M GUGGENHEIM of the Philadelphia smelter
Pueblo Colo left for home yesterday
Y Y CLDEn and family who have been
spending a few weeks on the coast have re
turned home
KOBERT VAISDHOP of the Pennsylvania Lead
works and Minpo Furnage company whose
I home is at Pittsburg is in Salt Lake
1t S H KAurFMAXK of the Washington
Entiling Star accompanied by his wife and
I daughter and Mr George P Kowell the great
advertising man with his sister are in the geat
I en route for San Francisco and Alaska They
I will remain until Monday
JAMES A GARFIELD
Dedication of the Monument to
Him at Cleveland
PRESIDENT HARRISONS TRIBUTE
To him ExPresident Hayes PraiseGeneral
Sherman is Called for and Hakes a
Characteristic Speech
CLEVELAND May 30The Garfield memorial
in Lakevicw cemetery was dedicated today
with imposing ceremonies in the presence of
the President and his cabinet members of Con
gress and otner distinguished people from all
parts of the country The memorial is a colos
sal structure ICO feet high and cost S1500CO
The exercises began with a parade of the military
tary and civic societies Thousands of people
lined the streets through which the procession
passed The decorations along the line of
march and all over the city were the finest ever
seen here The procession consisted of twelve
divisions including members of Garflelds old
regiment and the Grand Army of the Republic
state militia the VicePresident members of
the cabinet General Scholleld Senators Iud
Representatives and other distinguished guests
At the cemetery exPresident Hayes president
of the memorial association presided After
prayer by Bishop Leonard exGovernor Cox of
I Cincinnati delivered the oration of the day
Among other things he said It is well that i
this memorial should be built here in the capital
city of the western reserve himself the type
of a western reserve boy His marble efflgy un
der this dome Is a sort of apotheosis of western
manhood I typifies the courage of the mel
and women who planted new homes where
the savages still roamed the physical vigor of
the body and limb the tireless Industry and
thrift and soaring purpose and unfaltering will
Standing in the presence of Gariields statue
many a young soul is consci us of kinship in
the self dependence in the longing for cultiva
tion and for a noble career and possibly also in
capacity and well may form aspirations and
purposes as this sculptured form and pure as
the marble in which it is chiseled I will be the
rightful privilege of such to idealize the char
acter which serves as his model and stimulates
his best ambitions
Cox then traced Garflelds career and closed
with a brilliant peroration on the martyred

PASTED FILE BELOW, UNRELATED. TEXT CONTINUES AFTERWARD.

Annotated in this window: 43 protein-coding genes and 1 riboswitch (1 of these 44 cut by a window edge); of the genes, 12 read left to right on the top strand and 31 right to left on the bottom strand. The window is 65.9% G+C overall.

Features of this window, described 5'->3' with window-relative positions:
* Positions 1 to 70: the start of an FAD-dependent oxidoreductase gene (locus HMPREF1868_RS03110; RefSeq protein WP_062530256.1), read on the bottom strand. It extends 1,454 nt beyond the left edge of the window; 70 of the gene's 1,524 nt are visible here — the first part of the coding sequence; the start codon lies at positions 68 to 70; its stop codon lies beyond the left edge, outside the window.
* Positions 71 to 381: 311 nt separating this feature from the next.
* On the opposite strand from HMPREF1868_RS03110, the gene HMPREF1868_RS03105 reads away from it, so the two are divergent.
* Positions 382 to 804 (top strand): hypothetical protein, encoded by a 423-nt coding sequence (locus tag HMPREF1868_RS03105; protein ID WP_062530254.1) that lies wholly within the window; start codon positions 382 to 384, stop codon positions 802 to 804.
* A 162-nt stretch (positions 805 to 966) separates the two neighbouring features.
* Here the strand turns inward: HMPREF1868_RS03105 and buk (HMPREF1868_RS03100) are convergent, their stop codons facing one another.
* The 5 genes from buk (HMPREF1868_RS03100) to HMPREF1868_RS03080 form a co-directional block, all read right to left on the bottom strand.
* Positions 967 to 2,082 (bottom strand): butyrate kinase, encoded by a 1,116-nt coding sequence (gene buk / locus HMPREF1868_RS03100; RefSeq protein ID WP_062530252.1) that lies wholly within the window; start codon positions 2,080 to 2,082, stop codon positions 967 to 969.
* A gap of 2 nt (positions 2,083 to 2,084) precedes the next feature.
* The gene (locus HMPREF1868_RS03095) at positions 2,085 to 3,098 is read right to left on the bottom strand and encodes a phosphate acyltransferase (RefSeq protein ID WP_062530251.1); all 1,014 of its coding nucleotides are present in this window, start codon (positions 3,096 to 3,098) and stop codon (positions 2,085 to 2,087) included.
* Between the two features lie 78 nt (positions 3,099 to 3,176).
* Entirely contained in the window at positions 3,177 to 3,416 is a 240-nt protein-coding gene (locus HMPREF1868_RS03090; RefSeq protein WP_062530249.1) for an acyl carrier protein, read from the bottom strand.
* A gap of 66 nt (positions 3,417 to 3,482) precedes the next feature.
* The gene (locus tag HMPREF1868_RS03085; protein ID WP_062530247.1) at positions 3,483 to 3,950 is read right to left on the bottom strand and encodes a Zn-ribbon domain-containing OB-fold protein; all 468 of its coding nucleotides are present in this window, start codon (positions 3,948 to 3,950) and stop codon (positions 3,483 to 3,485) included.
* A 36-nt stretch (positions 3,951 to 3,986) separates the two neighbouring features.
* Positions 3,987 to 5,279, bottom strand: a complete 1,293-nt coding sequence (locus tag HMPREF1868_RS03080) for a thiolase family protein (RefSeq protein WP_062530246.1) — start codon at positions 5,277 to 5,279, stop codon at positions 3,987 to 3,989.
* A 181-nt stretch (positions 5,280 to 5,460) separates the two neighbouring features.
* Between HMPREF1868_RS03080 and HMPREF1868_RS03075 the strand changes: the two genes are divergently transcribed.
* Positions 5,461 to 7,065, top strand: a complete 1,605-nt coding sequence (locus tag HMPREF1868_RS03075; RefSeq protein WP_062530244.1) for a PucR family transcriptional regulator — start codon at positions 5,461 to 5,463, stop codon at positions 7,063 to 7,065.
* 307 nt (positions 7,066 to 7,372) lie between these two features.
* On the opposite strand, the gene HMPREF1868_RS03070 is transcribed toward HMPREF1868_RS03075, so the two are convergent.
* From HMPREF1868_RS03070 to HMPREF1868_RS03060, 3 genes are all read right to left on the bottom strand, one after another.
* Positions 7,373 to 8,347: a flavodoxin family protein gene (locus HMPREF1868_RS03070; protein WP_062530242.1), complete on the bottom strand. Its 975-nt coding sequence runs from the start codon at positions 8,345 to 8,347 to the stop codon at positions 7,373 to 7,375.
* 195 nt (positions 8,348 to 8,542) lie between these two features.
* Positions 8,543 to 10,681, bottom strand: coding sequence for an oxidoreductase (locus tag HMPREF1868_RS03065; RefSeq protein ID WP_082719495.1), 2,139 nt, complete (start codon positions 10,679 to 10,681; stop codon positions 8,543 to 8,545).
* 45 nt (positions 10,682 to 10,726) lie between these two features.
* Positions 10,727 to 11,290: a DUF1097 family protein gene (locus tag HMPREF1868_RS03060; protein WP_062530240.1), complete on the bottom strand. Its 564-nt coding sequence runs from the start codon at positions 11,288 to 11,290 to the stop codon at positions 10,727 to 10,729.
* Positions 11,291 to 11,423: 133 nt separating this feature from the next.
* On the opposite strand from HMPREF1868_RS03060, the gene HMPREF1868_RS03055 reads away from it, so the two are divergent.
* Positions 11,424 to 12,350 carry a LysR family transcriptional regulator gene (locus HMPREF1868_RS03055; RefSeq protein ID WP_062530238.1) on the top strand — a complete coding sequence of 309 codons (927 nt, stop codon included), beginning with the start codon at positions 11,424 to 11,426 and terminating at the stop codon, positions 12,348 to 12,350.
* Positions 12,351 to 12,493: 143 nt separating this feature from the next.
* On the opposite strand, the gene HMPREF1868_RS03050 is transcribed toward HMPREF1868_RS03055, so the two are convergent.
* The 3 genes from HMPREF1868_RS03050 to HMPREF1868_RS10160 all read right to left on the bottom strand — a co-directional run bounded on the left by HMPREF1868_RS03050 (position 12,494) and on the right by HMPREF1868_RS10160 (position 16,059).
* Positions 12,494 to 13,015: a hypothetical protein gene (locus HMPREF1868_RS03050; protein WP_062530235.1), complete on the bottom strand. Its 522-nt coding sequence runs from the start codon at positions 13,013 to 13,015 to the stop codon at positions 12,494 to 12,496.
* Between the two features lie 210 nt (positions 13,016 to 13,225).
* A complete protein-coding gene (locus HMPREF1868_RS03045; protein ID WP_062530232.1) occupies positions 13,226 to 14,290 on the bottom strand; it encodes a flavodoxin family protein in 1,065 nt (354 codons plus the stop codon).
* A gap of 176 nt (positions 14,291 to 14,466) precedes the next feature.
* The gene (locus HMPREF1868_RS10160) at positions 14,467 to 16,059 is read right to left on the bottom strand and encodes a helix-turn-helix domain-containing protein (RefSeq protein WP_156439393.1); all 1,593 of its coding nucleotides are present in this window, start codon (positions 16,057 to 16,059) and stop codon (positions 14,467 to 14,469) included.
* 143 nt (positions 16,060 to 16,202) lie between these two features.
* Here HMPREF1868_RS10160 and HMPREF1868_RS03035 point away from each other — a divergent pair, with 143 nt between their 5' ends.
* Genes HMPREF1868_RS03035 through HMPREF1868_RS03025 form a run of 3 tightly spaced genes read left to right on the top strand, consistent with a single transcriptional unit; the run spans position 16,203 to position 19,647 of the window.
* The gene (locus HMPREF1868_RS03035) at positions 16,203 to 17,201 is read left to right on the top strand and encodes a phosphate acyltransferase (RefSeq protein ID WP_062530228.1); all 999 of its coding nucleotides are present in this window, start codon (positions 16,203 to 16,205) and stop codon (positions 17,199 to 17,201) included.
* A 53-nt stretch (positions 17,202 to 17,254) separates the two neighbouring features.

President President Harrison VicePresident
Morton members and exmembers of the cabi
binet the general of tho army and the governor
of Ohio were present President Harrison then
addressed the assemblage
Mr Chairman and fellow citizens
I thank you most sincerely for this cordial
greeting butr shall not be betrayed by it into a I
lengthy speech The selection of this day for
lenghy exercises a day consecrated to the I
memory of those who died that there might be
one flag of honor in this republic applausel is
most titling That one fag enriches us with
of
its folds today the unrivaled object
our loyal love Applause This monument
so imposing and tasteful fittingly typeties the
grand and symmetrical character of him in
whose honor it has been builded Applause
His was the arduous greatness of things done
No friendly hands constructed and placed for
his ambition the ladder upon which he might
climb his own brave hands framed
and nailed the cleats upon which
he climbed to the heights of public
usefulness and fame Applause He never
ceased to be a student and instructor Turning
from peaceful pursuits to army service he
quickly mastered tactics and strateghy and in
his brief army career taught some valuable
lessons in military science Applause
Turning again from the field to the council of
state he stood among the greatest debators
that have even made our national
Congress illustrious What he might been or
done as President of the United States is lelt
chiefly to friendly augury based upon a career
ilia do
that had no r 1eg l failure or inadequacy
Applause The cruel circumstances attend
ing his death had but one amelioration that
space of life was given him to teach from his
I bed the great lesson of peace and forbearance
Applause His mortal part will had honora
ble rest here but the lessons of his life and
death will continue to be instructive and in
I spiring incidents in American history
President Harrison was followed by Vice
President Morton and Governor Campbell who
made short speeches There were cries for i
General Sherman and when the old warrior
warror
responded there was tumultuous cheering
General Sherman said Comrades all You
see me here today and our former President
will tel you I am not General Sherman in
Cleveland but a pioneer of the first
order and i you come to New York
our VicePresideut will tell you I am
a member of the chamber of commerce But
when I see that badge upon you and the star
on your breast I thank God that herein Ohio I
am old fashionedlJncle Diy Laughter I
have come hereto your beautiful city to pay
my tribute of love to the memory of James
Abram Garfield I see no statute of Garfield